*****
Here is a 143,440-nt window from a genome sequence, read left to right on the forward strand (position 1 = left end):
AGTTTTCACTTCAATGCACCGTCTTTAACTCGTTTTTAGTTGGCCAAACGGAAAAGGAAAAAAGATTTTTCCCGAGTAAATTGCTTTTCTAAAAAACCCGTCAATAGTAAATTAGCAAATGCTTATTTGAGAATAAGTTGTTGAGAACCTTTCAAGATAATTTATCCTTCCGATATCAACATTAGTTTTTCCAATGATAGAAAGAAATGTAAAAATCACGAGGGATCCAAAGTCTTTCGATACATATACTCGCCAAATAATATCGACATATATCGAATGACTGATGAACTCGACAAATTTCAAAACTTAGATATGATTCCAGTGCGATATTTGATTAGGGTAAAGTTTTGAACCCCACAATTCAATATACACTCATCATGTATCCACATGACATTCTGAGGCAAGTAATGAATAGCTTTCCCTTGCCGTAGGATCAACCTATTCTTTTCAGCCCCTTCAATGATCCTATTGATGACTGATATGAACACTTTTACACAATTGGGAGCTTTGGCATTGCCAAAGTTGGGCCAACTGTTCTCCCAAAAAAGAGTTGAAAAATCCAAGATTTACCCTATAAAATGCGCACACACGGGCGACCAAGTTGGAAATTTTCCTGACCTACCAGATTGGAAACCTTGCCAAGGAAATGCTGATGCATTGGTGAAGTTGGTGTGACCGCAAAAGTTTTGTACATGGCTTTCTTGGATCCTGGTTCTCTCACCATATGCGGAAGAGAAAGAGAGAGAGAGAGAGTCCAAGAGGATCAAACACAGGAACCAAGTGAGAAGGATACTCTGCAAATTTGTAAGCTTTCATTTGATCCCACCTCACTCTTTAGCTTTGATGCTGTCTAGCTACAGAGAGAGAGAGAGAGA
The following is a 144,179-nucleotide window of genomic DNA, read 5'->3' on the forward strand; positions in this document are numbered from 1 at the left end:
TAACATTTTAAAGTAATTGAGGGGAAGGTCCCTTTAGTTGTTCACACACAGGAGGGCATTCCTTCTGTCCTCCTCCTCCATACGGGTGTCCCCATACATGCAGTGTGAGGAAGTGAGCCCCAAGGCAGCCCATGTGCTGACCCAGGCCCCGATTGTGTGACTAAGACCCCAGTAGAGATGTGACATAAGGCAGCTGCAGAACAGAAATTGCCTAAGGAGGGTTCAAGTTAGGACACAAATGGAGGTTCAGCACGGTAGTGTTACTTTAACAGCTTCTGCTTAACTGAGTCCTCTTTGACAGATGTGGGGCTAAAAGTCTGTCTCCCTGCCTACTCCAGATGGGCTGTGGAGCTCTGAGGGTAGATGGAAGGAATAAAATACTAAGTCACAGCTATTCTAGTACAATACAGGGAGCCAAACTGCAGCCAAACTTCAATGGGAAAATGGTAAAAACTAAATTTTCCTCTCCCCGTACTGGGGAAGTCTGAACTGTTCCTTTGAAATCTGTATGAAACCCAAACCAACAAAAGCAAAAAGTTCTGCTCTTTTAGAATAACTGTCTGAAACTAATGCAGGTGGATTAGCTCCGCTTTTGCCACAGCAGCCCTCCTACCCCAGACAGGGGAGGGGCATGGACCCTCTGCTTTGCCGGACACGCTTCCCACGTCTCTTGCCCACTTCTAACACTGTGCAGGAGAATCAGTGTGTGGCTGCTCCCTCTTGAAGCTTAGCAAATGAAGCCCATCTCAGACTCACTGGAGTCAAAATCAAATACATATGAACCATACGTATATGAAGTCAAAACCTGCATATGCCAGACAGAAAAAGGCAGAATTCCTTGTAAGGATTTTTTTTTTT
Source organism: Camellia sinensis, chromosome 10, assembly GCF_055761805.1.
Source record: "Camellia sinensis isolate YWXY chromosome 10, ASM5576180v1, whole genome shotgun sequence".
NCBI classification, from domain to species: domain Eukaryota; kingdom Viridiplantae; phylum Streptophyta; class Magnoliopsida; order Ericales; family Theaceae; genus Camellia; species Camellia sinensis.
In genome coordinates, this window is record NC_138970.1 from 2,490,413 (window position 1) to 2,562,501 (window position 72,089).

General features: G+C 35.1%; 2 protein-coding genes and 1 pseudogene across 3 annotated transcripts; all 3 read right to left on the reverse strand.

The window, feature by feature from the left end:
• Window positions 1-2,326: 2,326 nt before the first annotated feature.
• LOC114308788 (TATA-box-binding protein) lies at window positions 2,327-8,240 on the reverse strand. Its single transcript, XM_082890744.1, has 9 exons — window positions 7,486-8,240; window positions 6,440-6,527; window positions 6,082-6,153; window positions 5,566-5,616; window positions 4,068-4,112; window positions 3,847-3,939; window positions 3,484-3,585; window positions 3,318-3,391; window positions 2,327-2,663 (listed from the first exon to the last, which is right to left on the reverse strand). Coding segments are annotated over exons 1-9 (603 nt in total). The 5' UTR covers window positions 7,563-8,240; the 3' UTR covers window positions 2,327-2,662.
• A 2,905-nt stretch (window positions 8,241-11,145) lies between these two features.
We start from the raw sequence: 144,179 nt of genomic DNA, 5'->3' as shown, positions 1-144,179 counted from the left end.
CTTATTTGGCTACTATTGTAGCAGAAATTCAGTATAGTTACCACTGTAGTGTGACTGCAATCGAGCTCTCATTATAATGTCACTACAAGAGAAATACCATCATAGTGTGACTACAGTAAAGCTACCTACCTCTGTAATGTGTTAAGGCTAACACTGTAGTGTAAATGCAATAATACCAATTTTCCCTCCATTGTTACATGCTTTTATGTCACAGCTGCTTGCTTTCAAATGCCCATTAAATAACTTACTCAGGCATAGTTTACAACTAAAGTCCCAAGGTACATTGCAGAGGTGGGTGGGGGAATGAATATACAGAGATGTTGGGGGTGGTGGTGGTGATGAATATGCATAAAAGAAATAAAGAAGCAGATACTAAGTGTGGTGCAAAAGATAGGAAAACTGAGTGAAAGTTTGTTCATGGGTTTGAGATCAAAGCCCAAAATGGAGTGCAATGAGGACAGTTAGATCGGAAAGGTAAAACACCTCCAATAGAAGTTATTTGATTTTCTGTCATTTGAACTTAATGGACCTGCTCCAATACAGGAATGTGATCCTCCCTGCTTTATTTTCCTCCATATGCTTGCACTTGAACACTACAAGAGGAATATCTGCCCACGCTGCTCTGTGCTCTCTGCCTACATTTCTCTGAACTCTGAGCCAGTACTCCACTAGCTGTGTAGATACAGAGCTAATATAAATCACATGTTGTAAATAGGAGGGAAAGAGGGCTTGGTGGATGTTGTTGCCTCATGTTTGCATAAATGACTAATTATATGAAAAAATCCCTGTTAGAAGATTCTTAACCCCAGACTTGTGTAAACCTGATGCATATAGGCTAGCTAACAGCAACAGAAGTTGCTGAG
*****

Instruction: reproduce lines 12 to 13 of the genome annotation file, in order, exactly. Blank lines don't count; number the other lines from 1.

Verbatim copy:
• LOC114308788 (TATA-box-binding protein) lies at window positions 2,327-8,240 on the reverse strand. Its single transcript, XM_082890744.1, has 9 exons — window positions 7,486-8,240; window positions 6,440-6,527; window positions 6,082-6,153; window positions 5,566-5,616; window positions 4,068-4,112; window positions 3,847-3,939; window positions 3,484-3,585; window positions 3,318-3,391; window positions 2,327-2,663 (listed from the first exon to the last, which is right to left on the reverse strand). Coding segments are annotated over exons 1-9 (603 nt in total). The 5' UTR covers window positions 7,563-8,240; the 3' UTR covers window positions 2,327-2,662.
• A 2,905-nt stretch (window positions 8,241-11,145) lies between these two features.